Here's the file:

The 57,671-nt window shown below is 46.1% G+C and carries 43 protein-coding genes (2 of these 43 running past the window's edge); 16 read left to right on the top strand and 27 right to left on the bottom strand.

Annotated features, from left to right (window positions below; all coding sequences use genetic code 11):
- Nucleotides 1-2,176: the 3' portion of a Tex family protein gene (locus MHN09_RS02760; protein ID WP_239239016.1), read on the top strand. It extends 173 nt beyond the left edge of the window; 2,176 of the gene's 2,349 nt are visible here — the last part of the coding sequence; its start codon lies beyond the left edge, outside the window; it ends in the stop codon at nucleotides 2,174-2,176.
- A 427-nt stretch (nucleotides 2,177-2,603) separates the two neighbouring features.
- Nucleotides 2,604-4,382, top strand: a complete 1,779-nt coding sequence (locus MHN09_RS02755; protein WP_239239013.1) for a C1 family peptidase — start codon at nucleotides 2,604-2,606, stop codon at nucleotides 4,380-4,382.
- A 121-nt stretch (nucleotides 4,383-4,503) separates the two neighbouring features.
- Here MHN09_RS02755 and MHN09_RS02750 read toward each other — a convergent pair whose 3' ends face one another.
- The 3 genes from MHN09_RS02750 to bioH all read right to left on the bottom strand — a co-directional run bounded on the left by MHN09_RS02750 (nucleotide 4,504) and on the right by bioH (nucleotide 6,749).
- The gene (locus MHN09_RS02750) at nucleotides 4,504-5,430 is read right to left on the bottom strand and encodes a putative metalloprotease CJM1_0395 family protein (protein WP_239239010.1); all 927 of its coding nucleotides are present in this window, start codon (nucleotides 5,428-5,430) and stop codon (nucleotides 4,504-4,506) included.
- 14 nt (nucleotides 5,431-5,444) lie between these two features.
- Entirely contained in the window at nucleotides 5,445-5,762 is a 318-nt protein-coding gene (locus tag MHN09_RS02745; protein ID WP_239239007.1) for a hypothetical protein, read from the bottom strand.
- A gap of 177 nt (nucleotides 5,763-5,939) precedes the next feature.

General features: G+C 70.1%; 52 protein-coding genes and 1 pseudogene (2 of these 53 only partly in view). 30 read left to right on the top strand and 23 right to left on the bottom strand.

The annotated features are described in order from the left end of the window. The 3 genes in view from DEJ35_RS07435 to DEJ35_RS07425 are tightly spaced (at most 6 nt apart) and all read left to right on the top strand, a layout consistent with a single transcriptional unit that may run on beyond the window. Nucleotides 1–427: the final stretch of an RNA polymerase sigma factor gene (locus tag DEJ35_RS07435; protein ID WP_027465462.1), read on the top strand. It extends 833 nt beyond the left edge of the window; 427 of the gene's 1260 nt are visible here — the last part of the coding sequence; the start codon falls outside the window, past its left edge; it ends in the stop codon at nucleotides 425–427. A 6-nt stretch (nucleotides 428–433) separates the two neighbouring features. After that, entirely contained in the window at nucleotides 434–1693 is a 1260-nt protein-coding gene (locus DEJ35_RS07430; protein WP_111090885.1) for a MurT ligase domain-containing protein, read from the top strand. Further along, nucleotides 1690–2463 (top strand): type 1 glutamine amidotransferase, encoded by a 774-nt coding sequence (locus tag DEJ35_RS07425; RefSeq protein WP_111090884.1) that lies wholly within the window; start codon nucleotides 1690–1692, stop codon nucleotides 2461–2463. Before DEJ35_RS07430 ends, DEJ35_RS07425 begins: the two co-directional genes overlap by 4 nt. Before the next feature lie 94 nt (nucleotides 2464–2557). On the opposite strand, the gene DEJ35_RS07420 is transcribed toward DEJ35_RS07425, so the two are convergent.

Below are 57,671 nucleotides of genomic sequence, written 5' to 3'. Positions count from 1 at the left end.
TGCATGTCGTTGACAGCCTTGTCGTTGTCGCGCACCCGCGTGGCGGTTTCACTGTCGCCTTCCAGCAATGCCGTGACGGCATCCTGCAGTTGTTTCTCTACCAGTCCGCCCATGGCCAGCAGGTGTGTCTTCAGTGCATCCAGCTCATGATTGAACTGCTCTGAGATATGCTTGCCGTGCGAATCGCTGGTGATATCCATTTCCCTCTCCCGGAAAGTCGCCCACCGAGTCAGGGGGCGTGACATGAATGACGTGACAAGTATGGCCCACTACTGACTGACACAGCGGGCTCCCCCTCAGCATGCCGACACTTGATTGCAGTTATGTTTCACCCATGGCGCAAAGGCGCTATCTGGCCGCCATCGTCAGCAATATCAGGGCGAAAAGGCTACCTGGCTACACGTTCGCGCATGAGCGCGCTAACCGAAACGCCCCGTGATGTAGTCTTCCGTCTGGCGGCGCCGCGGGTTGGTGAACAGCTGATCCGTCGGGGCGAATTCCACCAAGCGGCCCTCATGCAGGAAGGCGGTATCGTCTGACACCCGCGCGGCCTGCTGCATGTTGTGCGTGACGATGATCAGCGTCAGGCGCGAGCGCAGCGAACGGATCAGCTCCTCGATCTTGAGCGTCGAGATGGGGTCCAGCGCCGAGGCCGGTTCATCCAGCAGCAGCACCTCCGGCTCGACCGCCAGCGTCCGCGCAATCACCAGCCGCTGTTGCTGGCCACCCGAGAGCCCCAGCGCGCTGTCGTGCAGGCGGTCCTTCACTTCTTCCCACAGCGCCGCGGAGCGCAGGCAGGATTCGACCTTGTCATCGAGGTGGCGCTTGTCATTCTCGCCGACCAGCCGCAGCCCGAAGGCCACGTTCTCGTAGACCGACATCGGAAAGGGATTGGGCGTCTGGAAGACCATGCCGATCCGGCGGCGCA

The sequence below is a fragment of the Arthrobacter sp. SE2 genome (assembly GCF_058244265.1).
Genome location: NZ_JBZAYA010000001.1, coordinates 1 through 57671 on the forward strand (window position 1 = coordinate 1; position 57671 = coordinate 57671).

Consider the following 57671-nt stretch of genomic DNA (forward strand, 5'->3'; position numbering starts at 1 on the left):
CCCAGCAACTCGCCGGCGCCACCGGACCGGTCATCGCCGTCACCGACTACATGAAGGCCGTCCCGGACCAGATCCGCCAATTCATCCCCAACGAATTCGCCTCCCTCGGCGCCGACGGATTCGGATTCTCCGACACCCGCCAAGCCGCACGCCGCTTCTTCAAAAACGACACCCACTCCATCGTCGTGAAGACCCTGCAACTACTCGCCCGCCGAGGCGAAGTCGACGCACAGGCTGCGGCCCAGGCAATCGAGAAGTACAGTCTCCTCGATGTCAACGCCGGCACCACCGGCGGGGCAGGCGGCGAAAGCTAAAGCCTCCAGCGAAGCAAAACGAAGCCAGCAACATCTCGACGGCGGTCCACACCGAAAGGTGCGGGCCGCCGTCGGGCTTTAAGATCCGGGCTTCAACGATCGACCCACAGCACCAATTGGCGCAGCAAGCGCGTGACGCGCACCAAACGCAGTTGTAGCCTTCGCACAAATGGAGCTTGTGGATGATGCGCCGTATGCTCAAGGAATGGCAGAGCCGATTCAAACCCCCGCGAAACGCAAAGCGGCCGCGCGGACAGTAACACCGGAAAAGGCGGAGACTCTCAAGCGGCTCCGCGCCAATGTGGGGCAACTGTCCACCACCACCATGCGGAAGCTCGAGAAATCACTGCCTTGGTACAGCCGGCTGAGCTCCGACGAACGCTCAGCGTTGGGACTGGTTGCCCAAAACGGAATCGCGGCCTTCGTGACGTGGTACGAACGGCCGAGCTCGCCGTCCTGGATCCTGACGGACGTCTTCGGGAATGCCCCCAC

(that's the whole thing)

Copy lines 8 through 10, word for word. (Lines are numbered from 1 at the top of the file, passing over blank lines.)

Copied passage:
- The 3 genes from MHN09_RS02750 to bioH all read right to left on the bottom strand — a co-directional run bounded on the left by MHN09_RS02750 (nucleotide 4,504) and on the right by bioH (nucleotide 6,749).
- The gene (locus MHN09_RS02750) at nucleotides 4,504-5,430 is read right to left on the bottom strand and encodes a putative metalloprotease CJM1_0395 family protein (protein WP_239239010.1); all 927 of its coding nucleotides are present in this window, start codon (nucleotides 5,428-5,430) and stop codon (nucleotides 4,504-4,506) included.
- 14 nt (nucleotides 5,431-5,444) lie between these two features.